ABU DHABI // More than 5,000 Syrian families split apart by a bloody civil war have been reunited with help from the Red Crescent charity.
"Those who suffer most in the war are not the fighters, they are the women and children who have lost their home, lost their families, lost their contact with the people," Dr Saleh Al Taaei, secretary general adviser of the UAE Red Crescent, said yesterday.
"In any catastrophe, the main difficulty comes to families. Children, women and elderly run away from death and the affected area looking for a place that can give safety."
The charity is appealing for donations of winter clothing and blankets as winter hits Jordan and Yemen. It sent 16 trailers with 400 tonnes of food, clothing and blankets to its Jordan camp for Syrian refugees last month. Medicine was sent by plane.
"The children are shivering from the cold," said Fathiya Al Nazari, the charity's director of volunteers. "We have made a promise to them that we would bring clothes for the winter. Still now they need these things. More and more people are coming from Syria. It is a time of cold."
An additional 200 tonnes of supplies will be sent by trailer tomorrow.
"At this time in winter they need blankets, they need heavy clothing, they need heaters," said Humaid Rashed, manager of relief and emergency. "Right now there is not enough because every day more people are coming."
There are an additional 500 families in Yemen who need winter supplies, medicine and feminine hygiene products.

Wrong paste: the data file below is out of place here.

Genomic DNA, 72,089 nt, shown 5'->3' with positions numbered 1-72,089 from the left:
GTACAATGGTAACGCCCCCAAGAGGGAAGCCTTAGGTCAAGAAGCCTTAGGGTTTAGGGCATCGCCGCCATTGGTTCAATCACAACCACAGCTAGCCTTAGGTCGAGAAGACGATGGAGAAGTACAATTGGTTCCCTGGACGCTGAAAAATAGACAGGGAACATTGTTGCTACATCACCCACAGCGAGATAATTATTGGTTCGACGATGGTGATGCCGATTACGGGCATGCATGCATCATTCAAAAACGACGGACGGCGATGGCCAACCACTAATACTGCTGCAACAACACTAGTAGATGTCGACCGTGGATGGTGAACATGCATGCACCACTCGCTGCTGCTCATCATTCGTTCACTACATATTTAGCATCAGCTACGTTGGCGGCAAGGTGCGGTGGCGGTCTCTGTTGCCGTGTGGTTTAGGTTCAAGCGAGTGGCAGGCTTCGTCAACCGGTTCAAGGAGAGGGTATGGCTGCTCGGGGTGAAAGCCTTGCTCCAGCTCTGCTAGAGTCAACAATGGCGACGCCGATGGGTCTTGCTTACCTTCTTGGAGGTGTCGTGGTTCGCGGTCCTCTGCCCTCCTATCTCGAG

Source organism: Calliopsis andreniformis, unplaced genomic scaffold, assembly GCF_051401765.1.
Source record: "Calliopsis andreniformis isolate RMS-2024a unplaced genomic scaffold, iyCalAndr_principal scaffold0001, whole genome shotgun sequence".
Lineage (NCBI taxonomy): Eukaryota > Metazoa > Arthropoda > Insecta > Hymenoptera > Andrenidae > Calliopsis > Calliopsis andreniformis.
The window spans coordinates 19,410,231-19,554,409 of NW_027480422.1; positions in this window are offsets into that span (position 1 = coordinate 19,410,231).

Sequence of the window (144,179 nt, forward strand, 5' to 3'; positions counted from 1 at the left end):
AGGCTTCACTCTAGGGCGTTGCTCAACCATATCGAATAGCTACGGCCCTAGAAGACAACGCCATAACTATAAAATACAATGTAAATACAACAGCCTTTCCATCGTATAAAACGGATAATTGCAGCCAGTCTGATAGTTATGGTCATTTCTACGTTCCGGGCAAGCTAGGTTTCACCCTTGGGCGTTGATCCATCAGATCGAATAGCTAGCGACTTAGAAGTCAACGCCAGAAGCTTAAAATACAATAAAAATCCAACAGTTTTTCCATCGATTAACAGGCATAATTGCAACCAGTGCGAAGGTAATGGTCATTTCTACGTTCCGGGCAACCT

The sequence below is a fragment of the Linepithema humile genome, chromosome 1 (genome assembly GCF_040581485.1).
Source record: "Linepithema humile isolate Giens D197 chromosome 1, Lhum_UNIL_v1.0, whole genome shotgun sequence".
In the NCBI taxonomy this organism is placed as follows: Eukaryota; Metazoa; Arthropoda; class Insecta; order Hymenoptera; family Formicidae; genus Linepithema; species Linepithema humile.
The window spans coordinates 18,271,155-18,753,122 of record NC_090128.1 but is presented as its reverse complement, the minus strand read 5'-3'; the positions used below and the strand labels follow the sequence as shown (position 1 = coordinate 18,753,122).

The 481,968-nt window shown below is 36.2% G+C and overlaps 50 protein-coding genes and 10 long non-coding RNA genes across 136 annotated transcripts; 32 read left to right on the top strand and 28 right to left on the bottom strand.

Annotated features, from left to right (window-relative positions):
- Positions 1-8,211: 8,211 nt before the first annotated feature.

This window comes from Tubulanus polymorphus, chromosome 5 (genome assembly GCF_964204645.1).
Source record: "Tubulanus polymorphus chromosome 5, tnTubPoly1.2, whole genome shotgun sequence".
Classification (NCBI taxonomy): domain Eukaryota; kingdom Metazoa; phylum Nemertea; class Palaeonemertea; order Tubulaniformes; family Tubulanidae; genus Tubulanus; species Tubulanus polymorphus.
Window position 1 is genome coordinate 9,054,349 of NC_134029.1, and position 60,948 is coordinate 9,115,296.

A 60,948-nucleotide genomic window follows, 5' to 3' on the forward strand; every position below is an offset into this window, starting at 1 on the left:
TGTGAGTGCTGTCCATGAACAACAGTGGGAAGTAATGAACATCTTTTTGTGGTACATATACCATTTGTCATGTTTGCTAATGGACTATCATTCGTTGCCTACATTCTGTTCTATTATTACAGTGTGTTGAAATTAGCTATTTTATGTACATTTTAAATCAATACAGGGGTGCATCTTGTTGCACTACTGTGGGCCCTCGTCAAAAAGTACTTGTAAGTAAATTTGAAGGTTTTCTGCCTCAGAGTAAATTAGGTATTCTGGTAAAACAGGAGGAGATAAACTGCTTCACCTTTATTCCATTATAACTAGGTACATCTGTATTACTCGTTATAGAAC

UAE Red Crescent treated 27,471 patients at its hospital in Mafraq, Jordan, from August 15 to October 31. This included 232 overnight patients, 166 small operations, 126 transfers to other hospitals and 30 babies delivered.
Training for volunteers continues. At a seminar yesterday volunteers were taught how to reunite displaced persons with their families.
They will help unite families in camps and across borders through registration, cooperation with other organisations and use of satellite phones.
In some cases, village elders with a strong knowledge of family history are given offices in camps to identify families.
"They are a bank of information for us for lost people," Dr Al Taaei said. "They have the family tree and the name of the grand-grand-grandfathers."
Red Crescent volunteers work closely with the International Committee of the Red Cross (ICRC), which has authority under international law to work with government authorities. For example, during the Iraq War the ICRC connected jailed sons and husbands with family members receiving medical treatment in the UAE.
After connections are made, the volunteers help to organise the physical reunion of the families. They will also help to identify bodies.
UAE Red Crescent has helped missing and displaced people find their families since the 1998-99 Kosovo War. In Iraq alone, it has helped to connect more than 10,000 families since 2003.
These services are also essential in cases of natural disasters.
In Jordan, female volunteers are needed to work with women and children, who have the highest risk of exploitation.
"Our staff are trained on how to give the support, the protection, how to deal with a situation that is sometimes very complicated where she doesn't want to talk," Dr Al Taaei said. "It is very important to know first of all the full details about the woman and to make this support and to make the situation safe."
Shamma Al Ketbi, a Red Crescent volunteer in Jordan, estimates that at least half of the people she registers are looking for family members.
"Maybe 400 to 500 people come to the hospital in one day and maybe 200 to 300 are missing people, a husband, a father, a brother," she said. "We have old women, old men, with papers for registration. They need help, any help. There are girls with no mother, no father.
"They need to talk."